There is a vast spectrum in the political world. We have heard some views expressed in this House during the debate. At the far end of the spectrum, there are those who assert that trade ought to be totally free, that the market should be free to act on its own, and that goods and services should be allowed to enter untrammelled to whatever market those goods and services can penetrate, and that government should stay out of the way. At the other end of the spectrum, there are those who have the view that trade should be highly regulated, that there should be high tariffs, that countries should be closed and highly protectionist.
On the one hand there are the proponents of total free trade, who think that goods should be able to enter a country regardless of the other country's labour standards, environmental standards, and regardless of the human rights situation in that country. On the other hand there are those with a very closed approach to trade who think it should be very difficult for goods and services to enter the economy.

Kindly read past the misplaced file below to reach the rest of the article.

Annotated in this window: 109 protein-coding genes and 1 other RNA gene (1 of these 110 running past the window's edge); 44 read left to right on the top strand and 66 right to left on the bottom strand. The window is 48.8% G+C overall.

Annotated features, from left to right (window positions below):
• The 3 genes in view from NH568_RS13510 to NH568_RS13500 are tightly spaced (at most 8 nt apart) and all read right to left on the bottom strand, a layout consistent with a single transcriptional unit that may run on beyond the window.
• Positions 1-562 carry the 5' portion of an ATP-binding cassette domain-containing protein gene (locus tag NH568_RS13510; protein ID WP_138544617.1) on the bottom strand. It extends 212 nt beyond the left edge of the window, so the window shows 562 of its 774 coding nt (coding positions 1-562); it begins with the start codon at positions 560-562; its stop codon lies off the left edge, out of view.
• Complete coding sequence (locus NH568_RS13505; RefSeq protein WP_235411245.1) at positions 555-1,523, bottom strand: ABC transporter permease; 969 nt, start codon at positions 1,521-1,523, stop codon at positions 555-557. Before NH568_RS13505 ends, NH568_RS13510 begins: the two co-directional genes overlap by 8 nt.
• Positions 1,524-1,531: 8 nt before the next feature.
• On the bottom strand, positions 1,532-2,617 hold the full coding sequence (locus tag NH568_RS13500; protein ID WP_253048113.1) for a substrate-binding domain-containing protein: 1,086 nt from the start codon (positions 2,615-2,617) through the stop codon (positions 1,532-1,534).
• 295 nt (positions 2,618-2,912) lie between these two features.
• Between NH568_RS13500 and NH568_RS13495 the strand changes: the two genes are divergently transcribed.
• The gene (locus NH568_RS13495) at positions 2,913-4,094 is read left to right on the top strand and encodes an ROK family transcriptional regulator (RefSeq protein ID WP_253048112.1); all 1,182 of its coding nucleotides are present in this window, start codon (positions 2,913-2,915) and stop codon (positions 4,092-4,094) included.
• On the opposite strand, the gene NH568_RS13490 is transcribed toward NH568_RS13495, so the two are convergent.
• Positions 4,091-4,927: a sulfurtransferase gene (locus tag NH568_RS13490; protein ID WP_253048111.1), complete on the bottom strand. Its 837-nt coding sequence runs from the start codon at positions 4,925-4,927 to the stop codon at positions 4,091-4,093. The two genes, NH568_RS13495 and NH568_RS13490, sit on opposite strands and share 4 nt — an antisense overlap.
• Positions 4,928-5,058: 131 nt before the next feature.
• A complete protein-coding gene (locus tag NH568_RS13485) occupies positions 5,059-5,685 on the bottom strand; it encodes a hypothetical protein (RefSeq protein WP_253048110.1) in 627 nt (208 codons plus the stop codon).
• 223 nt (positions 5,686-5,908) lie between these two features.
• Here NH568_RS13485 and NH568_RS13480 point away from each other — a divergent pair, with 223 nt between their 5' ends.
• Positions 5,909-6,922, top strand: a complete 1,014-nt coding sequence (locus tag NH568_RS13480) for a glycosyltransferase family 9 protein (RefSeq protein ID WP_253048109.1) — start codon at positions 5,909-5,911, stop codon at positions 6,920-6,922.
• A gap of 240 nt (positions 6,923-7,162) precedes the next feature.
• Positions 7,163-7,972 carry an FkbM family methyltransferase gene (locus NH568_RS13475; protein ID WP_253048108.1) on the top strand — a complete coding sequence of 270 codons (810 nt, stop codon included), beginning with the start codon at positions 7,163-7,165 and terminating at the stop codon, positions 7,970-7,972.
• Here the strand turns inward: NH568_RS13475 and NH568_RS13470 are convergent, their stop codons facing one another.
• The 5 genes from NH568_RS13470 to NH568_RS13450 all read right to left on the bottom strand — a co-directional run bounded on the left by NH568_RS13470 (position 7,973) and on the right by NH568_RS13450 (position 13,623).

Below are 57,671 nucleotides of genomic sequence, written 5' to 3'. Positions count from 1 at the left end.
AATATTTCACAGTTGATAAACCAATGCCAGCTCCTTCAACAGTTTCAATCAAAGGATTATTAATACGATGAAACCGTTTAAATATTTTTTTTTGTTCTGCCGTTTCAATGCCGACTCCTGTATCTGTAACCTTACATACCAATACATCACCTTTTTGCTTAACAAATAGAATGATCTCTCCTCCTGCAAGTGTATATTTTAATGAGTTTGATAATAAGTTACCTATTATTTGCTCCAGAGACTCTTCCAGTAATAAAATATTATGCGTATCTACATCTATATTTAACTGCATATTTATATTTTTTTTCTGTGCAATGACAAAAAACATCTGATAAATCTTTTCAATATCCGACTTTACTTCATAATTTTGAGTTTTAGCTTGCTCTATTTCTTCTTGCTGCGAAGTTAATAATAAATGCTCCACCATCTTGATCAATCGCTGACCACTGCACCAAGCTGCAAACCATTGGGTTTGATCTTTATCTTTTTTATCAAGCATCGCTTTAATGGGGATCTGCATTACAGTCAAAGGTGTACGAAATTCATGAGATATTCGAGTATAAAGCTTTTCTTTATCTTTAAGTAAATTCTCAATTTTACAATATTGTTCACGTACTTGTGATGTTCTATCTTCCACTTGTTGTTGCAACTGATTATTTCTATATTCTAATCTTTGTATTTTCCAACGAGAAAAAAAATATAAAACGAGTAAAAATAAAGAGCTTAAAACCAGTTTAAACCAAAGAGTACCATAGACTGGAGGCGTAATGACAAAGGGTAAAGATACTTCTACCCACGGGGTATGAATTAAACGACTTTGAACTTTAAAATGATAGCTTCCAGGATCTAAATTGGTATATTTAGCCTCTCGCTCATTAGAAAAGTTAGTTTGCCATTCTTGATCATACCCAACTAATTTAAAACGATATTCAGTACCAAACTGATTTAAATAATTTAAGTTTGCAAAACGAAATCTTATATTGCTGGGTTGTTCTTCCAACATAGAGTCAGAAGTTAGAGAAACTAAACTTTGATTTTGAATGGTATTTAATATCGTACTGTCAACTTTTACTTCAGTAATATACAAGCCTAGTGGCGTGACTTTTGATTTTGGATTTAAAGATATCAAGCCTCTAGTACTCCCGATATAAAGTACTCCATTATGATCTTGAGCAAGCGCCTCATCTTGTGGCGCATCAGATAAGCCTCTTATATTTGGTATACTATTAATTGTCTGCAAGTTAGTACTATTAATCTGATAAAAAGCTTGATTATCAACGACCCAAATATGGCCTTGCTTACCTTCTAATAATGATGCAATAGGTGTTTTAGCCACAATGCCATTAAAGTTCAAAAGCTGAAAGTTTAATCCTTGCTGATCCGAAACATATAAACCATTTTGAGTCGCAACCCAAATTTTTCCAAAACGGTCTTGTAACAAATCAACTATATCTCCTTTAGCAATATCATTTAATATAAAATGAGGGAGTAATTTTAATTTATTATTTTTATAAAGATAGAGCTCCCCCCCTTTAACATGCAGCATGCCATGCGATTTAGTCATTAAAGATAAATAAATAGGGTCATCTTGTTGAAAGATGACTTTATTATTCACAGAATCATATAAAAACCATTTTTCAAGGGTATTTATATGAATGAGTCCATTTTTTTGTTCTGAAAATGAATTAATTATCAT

Speaking on behalf of the people of Vancouver Kingsway, and British Columbia and, I think, on behalf of the New Democratic Party of Canada, we believe that we should have a policy that pursues well-managed trade, not free trade, not a closed approach to trade, but fair trade. That is the approach to trade this party has taken every since the free trade debates opened up in this country some decades ago.
Why do we take this position? We believe that Canadians do not want goods and services that use child labour to enter Canada. We do not want goods and services that are the product of destructive environmental practices to enter this country. Canadians do not want goods coming to this country from countries that have very poor human rights records. Canadians do not want goods and services to enter this country when those goods and services come from an economy that is so fundamentally different from ours, with such lower standards that it actually hurts Canadian employers' ability to compete.